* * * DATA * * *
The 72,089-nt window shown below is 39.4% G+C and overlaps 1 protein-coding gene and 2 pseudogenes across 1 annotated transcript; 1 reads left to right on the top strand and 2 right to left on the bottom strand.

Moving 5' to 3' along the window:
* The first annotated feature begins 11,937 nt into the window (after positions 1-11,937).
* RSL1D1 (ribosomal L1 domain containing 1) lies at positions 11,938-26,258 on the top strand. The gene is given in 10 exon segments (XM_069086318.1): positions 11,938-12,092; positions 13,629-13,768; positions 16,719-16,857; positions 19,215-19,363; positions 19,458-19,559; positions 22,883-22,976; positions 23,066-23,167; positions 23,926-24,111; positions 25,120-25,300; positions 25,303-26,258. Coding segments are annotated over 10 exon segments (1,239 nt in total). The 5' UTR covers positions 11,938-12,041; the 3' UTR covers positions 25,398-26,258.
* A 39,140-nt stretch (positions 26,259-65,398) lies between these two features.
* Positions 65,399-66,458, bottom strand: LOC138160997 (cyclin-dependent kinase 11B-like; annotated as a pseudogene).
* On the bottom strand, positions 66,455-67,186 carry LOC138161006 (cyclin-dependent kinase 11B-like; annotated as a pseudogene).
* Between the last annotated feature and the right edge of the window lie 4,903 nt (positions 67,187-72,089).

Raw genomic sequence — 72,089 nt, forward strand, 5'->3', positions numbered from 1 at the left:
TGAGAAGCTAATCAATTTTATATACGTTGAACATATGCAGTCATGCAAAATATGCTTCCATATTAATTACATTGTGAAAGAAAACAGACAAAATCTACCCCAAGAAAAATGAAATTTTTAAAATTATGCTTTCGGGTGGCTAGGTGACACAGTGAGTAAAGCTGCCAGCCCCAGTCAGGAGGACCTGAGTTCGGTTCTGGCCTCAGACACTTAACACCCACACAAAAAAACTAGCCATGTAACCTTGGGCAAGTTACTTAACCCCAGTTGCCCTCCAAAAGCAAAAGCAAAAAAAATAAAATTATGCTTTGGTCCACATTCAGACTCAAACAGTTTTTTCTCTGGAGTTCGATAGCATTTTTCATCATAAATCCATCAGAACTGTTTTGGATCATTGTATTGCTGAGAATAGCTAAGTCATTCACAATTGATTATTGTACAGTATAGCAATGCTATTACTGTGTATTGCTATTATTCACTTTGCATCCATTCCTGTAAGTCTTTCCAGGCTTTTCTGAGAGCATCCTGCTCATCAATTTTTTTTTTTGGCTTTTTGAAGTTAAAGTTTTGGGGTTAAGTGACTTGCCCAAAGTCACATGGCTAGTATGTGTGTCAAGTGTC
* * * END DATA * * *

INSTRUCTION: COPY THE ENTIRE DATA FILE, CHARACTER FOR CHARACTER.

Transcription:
The 72,089-nt window shown below is 39.4% G+C and overlaps 1 protein-coding gene and 2 pseudogenes across 1 annotated transcript; 1 reads left to right on the top strand and 2 right to left on the bottom strand.

Moving 5' to 3' along the window:
* The first annotated feature begins 11,937 nt into the window (after positions 1-11,937).
* RSL1D1 (ribosomal L1 domain containing 1) lies at positions 11,938-26,258 on the top strand. The gene is given in 10 exon segments (XM_069086318.1): positions 11,938-12,092; positions 13,629-13,768; positions 16,719-16,857; positions 19,215-19,363; positions 19,458-19,559; positions 22,883-22,976; positions 23,066-23,167; positions 23,926-24,111; positions 25,120-25,300; positions 25,303-26,258. Coding segments are annotated over 10 exon segments (1,239 nt in total). The 5' UTR covers positions 11,938-12,041; the 3' UTR covers positions 25,398-26,258.
* A 39,140-nt stretch (positions 26,259-65,398) lies between these two features.
* Positions 65,399-66,458, bottom strand: LOC138160997 (cyclin-dependent kinase 11B-like; annotated as a pseudogene).
* On the bottom strand, positions 66,455-67,186 carry LOC138161006 (cyclin-dependent kinase 11B-like; annotated as a pseudogene).
* Between the last annotated feature and the right edge of the window lie 4,903 nt (positions 67,187-72,089).

Raw genomic sequence — 72,089 nt, forward strand, 5'->3', positions numbered from 1 at the left:
TGAGAAGCTAATCAATTTTATATACGTTGAACATATGCAGTCATGCAAAATATGCTTCCATATTAATTACATTGTGAAAGAAAACAGACAAAATCTACCCCAAGAAAAATGAAATTTTTAAAATTATGCTTTCGGGTGGCTAGGTGACACAGTGAGTAAAGCTGCCAGCCCCAGTCAGGAGGACCTGAGTTCGGTTCTGGCCTCAGACACTTAACACCCACACAAAAAAACTAGCCATGTAACCTTGGGCAAGTTACTTAACCCCAGTTGCCCTCCAAAAGCAAAAGCAAAAAAAATAAAATTATGCTTTGGTCCACATTCAGACTCAAACAGTTTTTTCTCTGGAGTTCGATAGCATTTTTCATCATAAATCCATCAGAACTGTTTTGGATCATTGTATTGCTGAGAATAGCTAAGTCATTCACAATTGATTATTGTACAGTATAGCAATGCTATTACTGTGTATTGCTATTATTCACTTTGCATCCATTCCTGTAAGTCTTTCCAGGCTTTTCTGAGAGCATCCTGCTCATCAATTTTTTTTTTTGGCTTTTTGAAGTTAAAGTTTTGGGGTTAAGTGACTTGCCCAAAGTCACATGGCTAGTATGTGTGTCAAGTGTC